[Esip-preserve] Identifiers

Bruce Barkstrom brbarkstrom at gmail.com
Sat Feb 18 09:34:31 EST 2012

I'll agree that the definition thing is about what cognitive construct
we're talking about.  However, there are three points to the discussion:

1. To see that we understand the "cultural" context that people
are using as a referent when they talk about a term.  The OED
definition(s) Mark presented discloses two meanings - one fairly
generic and encompassing a collection of discrete (and generic)
objects, while the second refers to a singular object that is
grounded in our everyday experience with the computers on
our desks.  (Incidentally, in the very different cultural context
arising in hand metal work, there's a "bastard file".  We might
find this notion useful.)

2.  To provide a concrete enough definition to allow
us to count the objects for computational scaling purposes.
It matters whether we're dealing with one data file or two
million.  To extend this slightly different, a data set maintained
in a relational database is going to have quite different granularities
for the items ingested and distributed that will be the case for
a collection of digital files.  In the former, the scalings are likely
to be based on the transaction rate.  In the second, it's likely
to be based on the rate at which files are received or distributed.
A system designer needs to have a precise definition of the kind
of objects he or she will have to design in order to produce
reasonable estimates of cost and required resources.

3.  To clarify understand whether a collection of data or
data sets has an internal structure that might have nameable
parts.  For example, in my original published use of the term
'Data Set,' it was a collection of files belonging to a 'Data Product',
where the files in the 'Data Set' came from a single, identified
data source.  A 'Data Set' might be subdivided into 'Data Set
Versions' - and these further subdivided into 'Variants'
for which the major difference is the format of the file
[see Barkstrom, B. R., 2003: Data Product Configuration
Management and Versioning in Large-Scale Production of
Satellite Scientific Data, in B. Westfechtel, A. and van den Houk,
eds., LNCS2649, Software Configuration Management, pp 118-133].
In this use of the term, a 'Data Set' identifies a collection of files belonging
to a particular layer in a hierarchy, much as Annex E of the OAIS RM
has named layers ("Media Layer", "Bit Stream Layer", and so on)
for digital data items.

It's also important to note that the working assumption in the
note is that the only way to search for an item is to query for
it with a name.  An alternative approach is to traverse a network
of, say, web pages, where the user uses links to find items of
interest.  In that approach to searching, the user starts at a page
that has the root of the tree (the Data Producer page), and finds a set
of hints as to which Data Product would be appropriate.  When he
or she selects a Data Product, they arrive on a page with a list
of Data Sets with hints as to how these differ.  After proceeding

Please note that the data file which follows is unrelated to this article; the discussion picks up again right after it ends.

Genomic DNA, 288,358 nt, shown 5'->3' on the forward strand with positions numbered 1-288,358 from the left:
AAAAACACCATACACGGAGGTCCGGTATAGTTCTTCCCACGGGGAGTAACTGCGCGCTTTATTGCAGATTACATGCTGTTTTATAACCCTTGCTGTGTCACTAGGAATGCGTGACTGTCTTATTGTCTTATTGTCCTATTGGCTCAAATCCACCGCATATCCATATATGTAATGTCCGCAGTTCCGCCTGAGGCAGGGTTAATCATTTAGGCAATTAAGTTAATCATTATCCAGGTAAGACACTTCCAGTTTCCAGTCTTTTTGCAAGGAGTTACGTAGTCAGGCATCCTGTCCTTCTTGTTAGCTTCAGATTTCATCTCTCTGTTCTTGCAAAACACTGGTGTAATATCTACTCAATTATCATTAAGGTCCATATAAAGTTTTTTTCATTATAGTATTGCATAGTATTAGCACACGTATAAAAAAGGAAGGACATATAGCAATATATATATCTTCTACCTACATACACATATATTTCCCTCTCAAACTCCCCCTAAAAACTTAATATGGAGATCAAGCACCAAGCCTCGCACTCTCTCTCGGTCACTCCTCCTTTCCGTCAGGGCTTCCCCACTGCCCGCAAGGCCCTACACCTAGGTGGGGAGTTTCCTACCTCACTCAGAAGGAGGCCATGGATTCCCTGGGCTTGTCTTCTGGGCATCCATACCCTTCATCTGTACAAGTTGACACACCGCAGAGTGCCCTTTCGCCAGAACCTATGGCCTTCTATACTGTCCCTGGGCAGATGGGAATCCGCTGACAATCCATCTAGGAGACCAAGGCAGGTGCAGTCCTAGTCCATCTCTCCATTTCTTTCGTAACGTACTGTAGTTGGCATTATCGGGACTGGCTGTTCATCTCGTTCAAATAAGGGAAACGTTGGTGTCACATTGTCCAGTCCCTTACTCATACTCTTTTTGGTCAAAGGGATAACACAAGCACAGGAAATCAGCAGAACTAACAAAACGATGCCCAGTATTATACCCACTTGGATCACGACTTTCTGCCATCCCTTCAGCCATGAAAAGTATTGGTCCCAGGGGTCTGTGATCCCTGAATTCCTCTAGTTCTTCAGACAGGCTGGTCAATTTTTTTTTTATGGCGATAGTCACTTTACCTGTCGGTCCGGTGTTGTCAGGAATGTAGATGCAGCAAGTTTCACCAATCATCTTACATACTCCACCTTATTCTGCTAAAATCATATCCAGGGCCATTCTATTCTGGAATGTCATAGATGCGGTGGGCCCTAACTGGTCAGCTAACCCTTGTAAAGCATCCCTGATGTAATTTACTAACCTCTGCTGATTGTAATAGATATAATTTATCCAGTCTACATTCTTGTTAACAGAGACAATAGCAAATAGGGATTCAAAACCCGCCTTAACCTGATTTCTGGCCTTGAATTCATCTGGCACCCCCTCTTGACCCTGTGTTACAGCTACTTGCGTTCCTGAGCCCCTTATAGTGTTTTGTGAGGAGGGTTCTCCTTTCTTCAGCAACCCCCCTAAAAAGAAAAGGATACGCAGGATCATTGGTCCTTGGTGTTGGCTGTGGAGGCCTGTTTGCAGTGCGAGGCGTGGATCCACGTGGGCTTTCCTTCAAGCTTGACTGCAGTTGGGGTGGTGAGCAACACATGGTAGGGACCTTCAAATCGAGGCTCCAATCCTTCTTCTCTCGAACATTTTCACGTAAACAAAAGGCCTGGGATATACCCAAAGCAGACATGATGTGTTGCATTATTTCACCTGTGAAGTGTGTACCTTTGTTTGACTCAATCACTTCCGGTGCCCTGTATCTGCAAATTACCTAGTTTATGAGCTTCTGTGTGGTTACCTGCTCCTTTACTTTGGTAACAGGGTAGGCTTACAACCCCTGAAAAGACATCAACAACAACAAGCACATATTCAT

to the selected Data Set page, there's a list of Versions, and then
one of Variants, and finally a request to select a time interval that
gives a list of files.

[As a minor note, my junior high vocational aptitude testing disclosed
that librarian and lawyer were my second and third professional
inclinations - although far behind my interest in becoming a
scientist.  I have a copy of Smiraglia's book "The Nature of 'A Work':
Implications for the Organization of Knowledge".]

Bruce B.

On Sat, Feb 18, 2012 at 3:10 AM, Greg Janée <gjanee at eri.ucsb.edu> wrote:
> Mark A. Parsons wrote:
>> I don't think there is a falsifiable definition of data set. Or rather all definitions are false. It's very situational.
> Agreed.  To put it another way, I think this attempt to define "dataset" is doomed because a dataset is a cognitive construct, and cognitive constructs do not have exact definitions and hard boundaries, but look more like overlapping categories that are characterized by exemplars and degrees of membership.
> Is there a *functional* reason why we need to define terms like "dataset" and "granule"?  I guess a necessary (but not sufficient) condition for me to be convinced by any definitions for "dataset" and "granule" is that there is some kind of functional difference between them; some different functional affordances.
> From the old Alexandria days I recall a passionate debate over what constituted a "title".  (That may sound quaint now, but I assure you, a librarian armed with an AACR2 reference is a formidable adversary.)  What cut through that particular Gordian knot was looking at the question purely functionally: we only care about titles to the extent that we do something with them.  And the answer at that time was, all we do with titles is display them in search result lists.  Ergo, a "title" is that which you want to see displayed as a search result, no more, no less.  Corollary: a title should be about one line wide when displayed in a typical font size.
> Regarding data and citation, from a functional perspective I would say that if a particular entity has an identifier, and can be independently referenced (or is independently actionable), and if the entity's provider is committed to maintaining that entity and its identifier and its independent referencability, then the entity is "citable".  Notice that this definition is independent of both the size of the entity and the terminology the provider uses in referring to it.
> -Greg

More information about the Esip-preserve mailing list